Nebraska's One-Room Schoolhouses

School days, school days, dear old golden rule days. Readin' and 'ritin' and 'rithmetic...Welcome to our school daze. Here's a history lesson from four of Nebraska's historic one-room schoolhouses.

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Stuhr Museum, Grand Island

The museum has a wide range of old-school programs throughout the year, including taking children back to 188 at a traditional rural schoolhouse originally used in Gibbon. The children often are bewildered when teachers don't know about the Lincoln penny, Mount Rushmore, and especially peanut butter and potato chips. But their biggest jolt is just stepping into the schoolhouse.

"They're usually shocked when they come in and it's either freezing or extremely hot," said Tiffany Hartford, Stuhr's director of education.

Hartford takes great pride in organizing the museum's program so students can take the learning journey of Nebraska's early schoolchildren. She admits it's hard for her to play the role of a mean teacher, but she has a guy who takes care of that.

Larry Roberts is a retired rural mail carrier, and while a couple of the other pioneer teachers at the museum are retired principals, he never was a teacher. Roberts fools any kid who sees him step into this schoolhouse. He's certainly dressed for the role with a ribbon tie, white shirt, frock coat, black hat and boots.

"You have to put a little bit of a game face on," Roberts said. "You have to convince the kids that they're stepping back to 1888."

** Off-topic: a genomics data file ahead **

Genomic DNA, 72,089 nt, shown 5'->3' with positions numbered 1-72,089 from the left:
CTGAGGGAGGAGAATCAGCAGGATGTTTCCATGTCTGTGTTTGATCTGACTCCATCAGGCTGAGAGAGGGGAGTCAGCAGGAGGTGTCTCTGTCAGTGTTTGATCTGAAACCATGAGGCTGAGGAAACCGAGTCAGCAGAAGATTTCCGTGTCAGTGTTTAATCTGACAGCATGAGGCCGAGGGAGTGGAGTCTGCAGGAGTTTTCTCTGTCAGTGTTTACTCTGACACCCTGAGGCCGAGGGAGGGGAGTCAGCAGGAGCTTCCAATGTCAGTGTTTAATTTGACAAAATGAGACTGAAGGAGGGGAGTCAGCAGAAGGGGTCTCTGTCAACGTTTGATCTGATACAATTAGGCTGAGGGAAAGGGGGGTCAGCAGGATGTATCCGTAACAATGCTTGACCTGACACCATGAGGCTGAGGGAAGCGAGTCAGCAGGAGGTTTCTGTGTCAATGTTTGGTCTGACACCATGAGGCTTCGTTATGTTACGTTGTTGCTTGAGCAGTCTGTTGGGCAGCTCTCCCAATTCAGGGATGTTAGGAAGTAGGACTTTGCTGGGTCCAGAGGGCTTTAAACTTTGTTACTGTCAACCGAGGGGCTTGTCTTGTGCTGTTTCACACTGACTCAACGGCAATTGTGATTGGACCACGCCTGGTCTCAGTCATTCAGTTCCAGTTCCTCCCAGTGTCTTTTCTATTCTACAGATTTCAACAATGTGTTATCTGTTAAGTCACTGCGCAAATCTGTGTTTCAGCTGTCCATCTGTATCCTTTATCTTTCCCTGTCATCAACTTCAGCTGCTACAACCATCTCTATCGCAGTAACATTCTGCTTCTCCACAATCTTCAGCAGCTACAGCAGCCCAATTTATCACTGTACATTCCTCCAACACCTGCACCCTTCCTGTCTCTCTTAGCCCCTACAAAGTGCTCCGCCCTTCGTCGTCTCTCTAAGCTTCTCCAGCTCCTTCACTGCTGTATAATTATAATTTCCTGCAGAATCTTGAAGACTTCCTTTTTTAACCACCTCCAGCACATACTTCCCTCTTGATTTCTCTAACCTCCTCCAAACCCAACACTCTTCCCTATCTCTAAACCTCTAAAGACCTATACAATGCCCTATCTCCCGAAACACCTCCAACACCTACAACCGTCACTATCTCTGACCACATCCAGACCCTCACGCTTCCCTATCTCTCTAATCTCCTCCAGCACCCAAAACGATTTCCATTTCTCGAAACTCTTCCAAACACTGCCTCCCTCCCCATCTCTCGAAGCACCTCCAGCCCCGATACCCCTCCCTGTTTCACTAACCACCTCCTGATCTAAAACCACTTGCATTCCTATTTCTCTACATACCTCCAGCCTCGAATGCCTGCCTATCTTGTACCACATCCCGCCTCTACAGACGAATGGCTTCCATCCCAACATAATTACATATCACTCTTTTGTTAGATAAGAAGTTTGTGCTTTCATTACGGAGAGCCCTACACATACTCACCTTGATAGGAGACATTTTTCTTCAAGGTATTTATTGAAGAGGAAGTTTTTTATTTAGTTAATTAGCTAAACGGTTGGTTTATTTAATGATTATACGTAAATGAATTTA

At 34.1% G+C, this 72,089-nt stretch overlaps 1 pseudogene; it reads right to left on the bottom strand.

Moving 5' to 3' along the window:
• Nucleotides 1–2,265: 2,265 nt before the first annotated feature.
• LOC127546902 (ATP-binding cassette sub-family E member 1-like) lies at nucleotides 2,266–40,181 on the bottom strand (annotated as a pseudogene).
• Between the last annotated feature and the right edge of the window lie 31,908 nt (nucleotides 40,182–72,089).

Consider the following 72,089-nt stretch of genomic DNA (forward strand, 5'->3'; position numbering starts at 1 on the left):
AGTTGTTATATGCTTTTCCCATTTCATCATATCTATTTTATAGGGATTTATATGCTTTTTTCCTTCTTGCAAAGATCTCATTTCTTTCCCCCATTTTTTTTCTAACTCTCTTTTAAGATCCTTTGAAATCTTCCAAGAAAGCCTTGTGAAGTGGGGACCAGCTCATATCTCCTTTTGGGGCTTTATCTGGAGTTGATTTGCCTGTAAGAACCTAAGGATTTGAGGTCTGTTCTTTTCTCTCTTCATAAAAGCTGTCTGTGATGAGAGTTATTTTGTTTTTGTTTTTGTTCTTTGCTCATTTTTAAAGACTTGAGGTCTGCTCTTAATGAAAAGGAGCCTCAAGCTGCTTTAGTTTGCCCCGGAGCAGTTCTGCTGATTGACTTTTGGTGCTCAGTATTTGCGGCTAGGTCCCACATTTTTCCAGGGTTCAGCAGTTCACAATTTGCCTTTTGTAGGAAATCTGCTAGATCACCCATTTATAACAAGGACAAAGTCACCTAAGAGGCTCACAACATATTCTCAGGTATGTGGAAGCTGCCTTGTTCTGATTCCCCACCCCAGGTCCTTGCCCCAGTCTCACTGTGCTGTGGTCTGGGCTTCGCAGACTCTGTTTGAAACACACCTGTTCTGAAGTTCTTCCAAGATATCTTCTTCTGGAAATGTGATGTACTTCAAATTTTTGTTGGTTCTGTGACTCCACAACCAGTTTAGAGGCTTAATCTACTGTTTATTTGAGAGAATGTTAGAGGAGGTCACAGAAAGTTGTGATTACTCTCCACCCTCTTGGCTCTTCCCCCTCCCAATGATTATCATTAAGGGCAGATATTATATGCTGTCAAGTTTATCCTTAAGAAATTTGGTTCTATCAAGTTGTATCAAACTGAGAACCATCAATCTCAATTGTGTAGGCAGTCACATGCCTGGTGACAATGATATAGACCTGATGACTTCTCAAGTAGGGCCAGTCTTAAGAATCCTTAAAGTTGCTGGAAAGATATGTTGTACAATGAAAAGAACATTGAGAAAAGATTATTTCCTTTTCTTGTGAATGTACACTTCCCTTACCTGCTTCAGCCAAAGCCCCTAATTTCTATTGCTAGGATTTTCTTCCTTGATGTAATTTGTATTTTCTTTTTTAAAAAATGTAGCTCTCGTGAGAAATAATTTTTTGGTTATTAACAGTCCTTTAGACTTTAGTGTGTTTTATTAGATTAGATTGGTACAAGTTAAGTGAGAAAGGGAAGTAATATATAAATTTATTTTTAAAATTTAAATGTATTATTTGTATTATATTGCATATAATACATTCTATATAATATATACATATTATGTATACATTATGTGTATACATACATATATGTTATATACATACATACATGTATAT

Some of the boys love stepping into the troublemaker role, and one smart aleck helped him pull off his greatest performance. The boy kept acting up, and Roberts finally reached up for the oak paddle on the wall, grabbed the kid by the collar and marched him into the back room. He whispered to his fellow actor to start screaming when he pounded the paddle on the table. Roberts coached him how to limp back into class, rubbing his eyes and his supposedly sore behind.

"The other kids' eyes got big as saucers," Roberts chuckled. "The kid just played it to the hilt. He was a natural showman."

"He's not nearly as strict as I am," joked Darlene Darbo, a retired principal from Central City, who is loving her role at the museum as a strict schoolmarm. The most precious moment for Darbo is when she rings the bell at the end of the day and the kids let out a huge sigh. Now they can relax back in 2013.

"It's almost like they were holding their breath through that entire 1888 experience because they were trying so hard to be so good and remember all the rules," she said.


Heritage School, Lincoln

After four decades of historic lessons at the former State Fair Park's schoolhouse, the school program for all of Lincoln's fourth-graders has become even more magical since the fair left for Grand Island four years ago. That's because the Heritage School was transferred to picturesque Pioneers Park north of the Nature Center in 2009.

"I can't think of a better setting for the Heritage School than on a prairie," said Nancy Furman, coordinator of the Pioneers Park Nature Center. "The students see live bison and tall grasses, and feel the harsh winds on either a very cold day or a very hot day."

The program is run by Lincoln fourth-grade teacher Mary Lou Henn, who transfers her modern teaching skills back to the pioneer era at the schoolhouse. The school was first built in the late 1800s as the Cunningham School, 7 miles north of Valparaiso, and then rebuilt after a fire in the 1930s.

"No comforts have been added," Furman said. "I often hear from teens who tell me they remember coming out in the fourth grade. When I talk to elders, they enjoy telling me about their experiences actually attending a one-room classroom and how they walked to school or rode a horse."

Children at the schoolhouse get into the act with their metal lunch pails and pioneer clothing, but they rarely brave the outhouse, which behind its grimy exterior is actually a clean port-a-potty.

"Some students have been known to go all day without using the restroom," Furman said.


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